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LEO Weekly: Barkeep Confessions, Food & Drink Down one for the sickness

On the first day of December, my true love gave to me… a sinus infection and a deeply-congested head and chest. No partridge. No pear trees. It appears everyone around me is hacking and wiping and blowing their noses through the beginning of December, as the Derby City’s weather tends to be radically different from day to day this time of year. Or, always, rather. Folks suffering from ailments often reach for the remedies that make us feel warm, soothed and perhaps a bit buzzed. Lemon. Honey. Bourbon. A tea bag for some. Hot water only for others. The hot toddy is a remedy almost as old as our favorite boozy elixir itself, but does it really have healing properties? Where did that notion come from, and are there other riffs on the classic to carry us through this wretched cold?

Doctor Barkeep is here, reporting for duty.

If you visit the Evan Williams Bourbon Experience on Main Street, you’ll take a trip through bourbon history and go back to a time when doctors wrote prescriptions for medicinal whiskey. You can even visit a mock post office where folks would pick up their “prescription” in their mailbox for their various maladies and ailments. According to Tove Danovich’s NPR article, “From Medicine to Modern Revival: A History of American Whiskey, in Labels,” Old Forester was the first to put its product in a bottle with a label, instead of the original method of saloons procuring barrels of whiskey and serving the potion directly from barrel to glass. This shift was because doctors needed to know exactly what they were getting so that they could properly prescribe it.

Alcohol has been used medicinally for centuries, long before Bourbon Country was thriving, but folks suddenly were “sicker” than ever during Prohibition, and medicinal whiskey surged through the blood of many. However, all good things must come to an end, and, in 1917, the American Medical Association issued a statement stating alcohol was of zero medicinal value.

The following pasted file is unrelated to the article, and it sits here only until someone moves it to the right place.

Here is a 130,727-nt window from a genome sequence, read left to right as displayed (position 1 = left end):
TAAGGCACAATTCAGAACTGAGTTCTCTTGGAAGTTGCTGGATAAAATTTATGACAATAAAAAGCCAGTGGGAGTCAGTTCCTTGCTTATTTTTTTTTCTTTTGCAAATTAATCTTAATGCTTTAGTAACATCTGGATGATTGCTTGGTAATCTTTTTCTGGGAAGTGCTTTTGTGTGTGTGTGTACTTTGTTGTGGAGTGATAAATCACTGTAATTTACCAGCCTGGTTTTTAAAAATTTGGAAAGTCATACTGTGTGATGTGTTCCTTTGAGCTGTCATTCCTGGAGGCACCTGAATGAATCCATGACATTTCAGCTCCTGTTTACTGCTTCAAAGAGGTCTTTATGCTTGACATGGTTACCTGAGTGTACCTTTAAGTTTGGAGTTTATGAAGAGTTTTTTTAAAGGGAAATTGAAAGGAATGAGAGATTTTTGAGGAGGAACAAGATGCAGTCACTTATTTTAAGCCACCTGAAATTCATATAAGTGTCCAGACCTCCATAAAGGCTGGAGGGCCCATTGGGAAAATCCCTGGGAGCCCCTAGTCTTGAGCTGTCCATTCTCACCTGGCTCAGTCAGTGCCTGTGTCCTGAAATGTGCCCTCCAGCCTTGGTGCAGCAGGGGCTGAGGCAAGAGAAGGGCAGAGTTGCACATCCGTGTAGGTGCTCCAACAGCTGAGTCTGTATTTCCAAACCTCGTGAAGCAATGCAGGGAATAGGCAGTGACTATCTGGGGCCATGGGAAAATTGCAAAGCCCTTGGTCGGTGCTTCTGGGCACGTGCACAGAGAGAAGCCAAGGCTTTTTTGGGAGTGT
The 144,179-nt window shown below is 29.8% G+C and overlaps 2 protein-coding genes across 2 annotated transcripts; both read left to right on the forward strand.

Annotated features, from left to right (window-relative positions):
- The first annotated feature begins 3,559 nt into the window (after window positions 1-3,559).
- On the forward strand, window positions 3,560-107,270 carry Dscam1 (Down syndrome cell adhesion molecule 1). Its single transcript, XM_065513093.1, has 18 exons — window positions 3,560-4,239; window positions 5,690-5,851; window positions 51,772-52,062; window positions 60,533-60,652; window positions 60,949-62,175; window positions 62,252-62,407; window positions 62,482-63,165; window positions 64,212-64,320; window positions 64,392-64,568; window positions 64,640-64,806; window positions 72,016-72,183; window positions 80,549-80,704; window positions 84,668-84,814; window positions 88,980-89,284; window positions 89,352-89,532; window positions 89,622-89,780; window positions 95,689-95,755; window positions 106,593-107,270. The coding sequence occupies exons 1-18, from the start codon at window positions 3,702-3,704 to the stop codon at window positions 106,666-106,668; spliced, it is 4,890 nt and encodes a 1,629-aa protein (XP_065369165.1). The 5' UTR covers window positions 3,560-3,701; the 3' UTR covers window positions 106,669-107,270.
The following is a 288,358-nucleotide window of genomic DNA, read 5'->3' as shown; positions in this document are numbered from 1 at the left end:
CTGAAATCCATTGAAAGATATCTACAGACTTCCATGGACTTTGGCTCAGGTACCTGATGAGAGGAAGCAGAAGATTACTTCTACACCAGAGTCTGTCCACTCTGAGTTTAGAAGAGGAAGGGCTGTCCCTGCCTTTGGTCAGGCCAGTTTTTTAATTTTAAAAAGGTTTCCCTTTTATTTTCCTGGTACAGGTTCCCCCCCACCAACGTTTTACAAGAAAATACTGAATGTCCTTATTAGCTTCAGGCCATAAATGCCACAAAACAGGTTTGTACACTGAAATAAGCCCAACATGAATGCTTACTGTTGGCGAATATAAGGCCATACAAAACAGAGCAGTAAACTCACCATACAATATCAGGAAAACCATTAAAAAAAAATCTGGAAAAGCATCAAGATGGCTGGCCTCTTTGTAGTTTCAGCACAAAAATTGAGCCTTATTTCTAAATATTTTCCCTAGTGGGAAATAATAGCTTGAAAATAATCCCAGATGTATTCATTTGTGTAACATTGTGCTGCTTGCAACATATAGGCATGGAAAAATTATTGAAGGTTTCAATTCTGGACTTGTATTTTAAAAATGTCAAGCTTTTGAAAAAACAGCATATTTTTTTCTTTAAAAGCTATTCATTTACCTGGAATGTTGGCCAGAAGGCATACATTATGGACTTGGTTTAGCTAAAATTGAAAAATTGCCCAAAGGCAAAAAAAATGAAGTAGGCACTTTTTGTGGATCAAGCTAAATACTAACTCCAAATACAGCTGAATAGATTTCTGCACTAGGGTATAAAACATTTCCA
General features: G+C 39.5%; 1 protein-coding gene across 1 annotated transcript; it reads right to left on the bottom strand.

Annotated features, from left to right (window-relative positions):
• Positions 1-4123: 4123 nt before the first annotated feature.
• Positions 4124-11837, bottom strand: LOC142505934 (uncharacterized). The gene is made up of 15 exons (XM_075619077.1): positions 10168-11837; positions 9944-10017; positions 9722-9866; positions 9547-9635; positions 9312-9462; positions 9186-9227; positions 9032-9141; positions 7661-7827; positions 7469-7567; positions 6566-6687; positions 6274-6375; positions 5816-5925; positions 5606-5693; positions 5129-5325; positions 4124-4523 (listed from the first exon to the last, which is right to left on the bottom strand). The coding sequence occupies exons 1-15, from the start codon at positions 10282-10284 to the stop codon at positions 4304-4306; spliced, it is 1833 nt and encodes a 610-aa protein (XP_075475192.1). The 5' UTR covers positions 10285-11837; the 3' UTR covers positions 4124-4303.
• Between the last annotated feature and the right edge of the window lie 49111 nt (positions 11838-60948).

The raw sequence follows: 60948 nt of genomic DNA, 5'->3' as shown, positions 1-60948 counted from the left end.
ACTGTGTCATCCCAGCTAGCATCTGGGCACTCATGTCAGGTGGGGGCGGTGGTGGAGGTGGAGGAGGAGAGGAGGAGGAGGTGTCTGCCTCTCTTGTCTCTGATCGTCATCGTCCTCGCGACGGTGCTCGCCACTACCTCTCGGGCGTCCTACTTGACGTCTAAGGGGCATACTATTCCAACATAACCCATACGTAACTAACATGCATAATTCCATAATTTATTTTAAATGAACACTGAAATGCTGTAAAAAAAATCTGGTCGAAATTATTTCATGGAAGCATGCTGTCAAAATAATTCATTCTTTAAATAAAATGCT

“Mother fucker,” said everyone in a collective sigh.

The AMA didn’t stop folks from drinking it for medicinal reasons, though, and while alcohol may not be a magical healer (I guess it’s a toxin or something… whatever), perhaps it’s the ingredients we marry along with it that bring us relief.

For a new riff on a classic hot toddy to ease a sore throat, achy body or any other attributes of that wretched winter-onset cold, add to your mug a few easy ingredients for soothing properties. Angostura bitters will add herbal accents such as clove, cinnamon and allspice and provide an aromatic waft that even you can smell through your barricaded, congested nose. Combine a few generous dashes with your favorite Bottled in Bond or a high-proof bourbon, hot water, local honey and lemon (fresh lemon, or I sometimes use my Lemon DoTerra Essential Oil, which is lovely)… and enjoy.

You can also make your own soothing shrub. No, I’m not talking about the bushes that need trimming outside your apartment. I’m talking about a drinkable vinegar syrup that bartenders are using all over the world to add flavor and complexity to libations — and you can make your own! Add a 1/2 cup of raw apple cider vinegar, 1/3 cup of local honey, freshly grated ginger and about a 1/2 cup of water. Blend it and pour into a mason jar for fridge storage for a few days — aka, let those bacteria and live enzymes make sweet love to one another so that they can work on what ails you. Taste it and add to your toddy to your delight — it’ll be strong, but delicious. Like a boozy version of that amazing Hot Shot at LIFEBar.

The AMA may have determined that spirits won’t cure you of that pesky seasonal illness, but there’s no arguing that a glass of bourbon or toddy is soothing on the throat and can help you get better rest (anyone else lose sleep last night hacking?). And some researchers even argue that bourbon is a heart healthy alcohol (apparently it contains ellagic acid, an antioxidant). As you brace yourself for Kentucky’s roller coaster winter weather, don’t forget to arm yourself with the goods to get through it, ill or otherwise.


By Kelsy Westbrook

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